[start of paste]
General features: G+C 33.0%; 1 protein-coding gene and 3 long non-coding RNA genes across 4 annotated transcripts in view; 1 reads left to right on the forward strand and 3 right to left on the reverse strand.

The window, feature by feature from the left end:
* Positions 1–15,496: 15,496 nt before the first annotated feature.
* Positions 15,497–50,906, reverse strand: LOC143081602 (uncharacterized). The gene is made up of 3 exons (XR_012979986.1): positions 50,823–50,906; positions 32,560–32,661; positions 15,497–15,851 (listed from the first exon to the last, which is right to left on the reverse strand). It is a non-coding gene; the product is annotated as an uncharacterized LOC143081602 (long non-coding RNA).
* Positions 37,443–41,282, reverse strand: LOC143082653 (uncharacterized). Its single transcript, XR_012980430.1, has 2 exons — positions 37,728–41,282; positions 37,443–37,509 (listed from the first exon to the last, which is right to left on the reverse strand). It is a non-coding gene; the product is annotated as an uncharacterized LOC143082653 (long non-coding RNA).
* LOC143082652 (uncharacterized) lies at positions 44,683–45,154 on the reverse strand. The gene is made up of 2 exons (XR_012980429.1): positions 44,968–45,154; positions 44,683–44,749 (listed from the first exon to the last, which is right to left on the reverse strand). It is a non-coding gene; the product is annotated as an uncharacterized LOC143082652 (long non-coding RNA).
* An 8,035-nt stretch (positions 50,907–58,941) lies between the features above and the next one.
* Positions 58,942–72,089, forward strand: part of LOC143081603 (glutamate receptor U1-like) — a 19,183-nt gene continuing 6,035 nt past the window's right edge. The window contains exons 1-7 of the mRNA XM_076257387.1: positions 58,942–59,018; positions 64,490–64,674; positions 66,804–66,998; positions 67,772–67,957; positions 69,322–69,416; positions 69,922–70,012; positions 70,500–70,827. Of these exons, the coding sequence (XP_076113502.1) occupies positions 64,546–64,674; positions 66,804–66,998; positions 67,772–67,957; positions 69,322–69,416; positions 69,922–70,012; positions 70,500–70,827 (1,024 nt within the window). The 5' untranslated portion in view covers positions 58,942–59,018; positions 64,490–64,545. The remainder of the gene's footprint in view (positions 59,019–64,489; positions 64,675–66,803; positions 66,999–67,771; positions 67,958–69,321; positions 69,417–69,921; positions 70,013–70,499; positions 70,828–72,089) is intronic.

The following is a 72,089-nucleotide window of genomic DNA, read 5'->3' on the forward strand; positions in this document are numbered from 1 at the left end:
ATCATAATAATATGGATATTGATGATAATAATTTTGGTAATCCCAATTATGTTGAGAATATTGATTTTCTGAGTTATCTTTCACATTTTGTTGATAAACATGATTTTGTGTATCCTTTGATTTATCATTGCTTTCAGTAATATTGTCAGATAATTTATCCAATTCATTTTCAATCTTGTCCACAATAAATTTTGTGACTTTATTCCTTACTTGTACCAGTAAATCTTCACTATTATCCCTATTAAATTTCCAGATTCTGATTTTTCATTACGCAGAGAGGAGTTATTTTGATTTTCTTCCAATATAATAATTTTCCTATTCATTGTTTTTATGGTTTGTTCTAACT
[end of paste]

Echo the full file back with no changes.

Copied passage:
General features: G+C 33.0%; 1 protein-coding gene and 3 long non-coding RNA genes across 4 annotated transcripts in view; 1 reads left to right on the forward strand and 3 right to left on the reverse strand.

The window, feature by feature from the left end:
* Positions 1–15,496: 15,496 nt before the first annotated feature.
* Positions 15,497–50,906, reverse strand: LOC143081602 (uncharacterized). The gene is made up of 3 exons (XR_012979986.1): positions 50,823–50,906; positions 32,560–32,661; positions 15,497–15,851 (listed from the first exon to the last, which is right to left on the reverse strand). It is a non-coding gene; the product is annotated as an uncharacterized LOC143081602 (long non-coding RNA).
* Positions 37,443–41,282, reverse strand: LOC143082653 (uncharacterized). Its single transcript, XR_012980430.1, has 2 exons — positions 37,728–41,282; positions 37,443–37,509 (listed from the first exon to the last, which is right to left on the reverse strand). It is a non-coding gene; the product is annotated as an uncharacterized LOC143082653 (long non-coding RNA).
* LOC143082652 (uncharacterized) lies at positions 44,683–45,154 on the reverse strand. The gene is made up of 2 exons (XR_012980429.1): positions 44,968–45,154; positions 44,683–44,749 (listed from the first exon to the last, which is right to left on the reverse strand). It is a non-coding gene; the product is annotated as an uncharacterized LOC143082652 (long non-coding RNA).
* An 8,035-nt stretch (positions 50,907–58,941) lies between the features above and the next one.
* Positions 58,942–72,089, forward strand: part of LOC143081603 (glutamate receptor U1-like) — a 19,183-nt gene continuing 6,035 nt past the window's right edge. The window contains exons 1-7 of the mRNA XM_076257387.1: positions 58,942–59,018; positions 64,490–64,674; positions 66,804–66,998; positions 67,772–67,957; positions 69,322–69,416; positions 69,922–70,012; positions 70,500–70,827. Of these exons, the coding sequence (XP_076113502.1) occupies positions 64,546–64,674; positions 66,804–66,998; positions 67,772–67,957; positions 69,322–69,416; positions 69,922–70,012; positions 70,500–70,827 (1,024 nt within the window). The 5' untranslated portion in view covers positions 58,942–59,018; positions 64,490–64,545. The remainder of the gene's footprint in view (positions 59,019–64,489; positions 64,675–66,803; positions 66,999–67,771; positions 67,958–69,321; positions 69,417–69,921; positions 70,013–70,499; positions 70,828–72,089) is intronic.

The following is a 72,089-nucleotide window of genomic DNA, read 5'->3' on the forward strand; positions in this document are numbered from 1 at the left end:
ATCATAATAATATGGATATTGATGATAATAATTTTGGTAATCCCAATTATGTTGAGAATATTGATTTTCTGAGTTATCTTTCACATTTTGTTGATAAACATGATTTTGTGTATCCTTTGATTTATCATTGCTTTCAGTAATATTGTCAGATAATTTATCCAATTCATTTTCAATCTTGTCCACAATAAATTTTGTGACTTTATTCCTTACTTGTACCAGTAAATCTTCACTATTATCCCTATTAAATTTCCAGATTCTGATTTTTCATTACGCAGAGAGGAGTTATTTTGATTTTCTTCCAATATAATAATTTTCCTATTCATTGTTTTTATGGTTTGTTCTAACT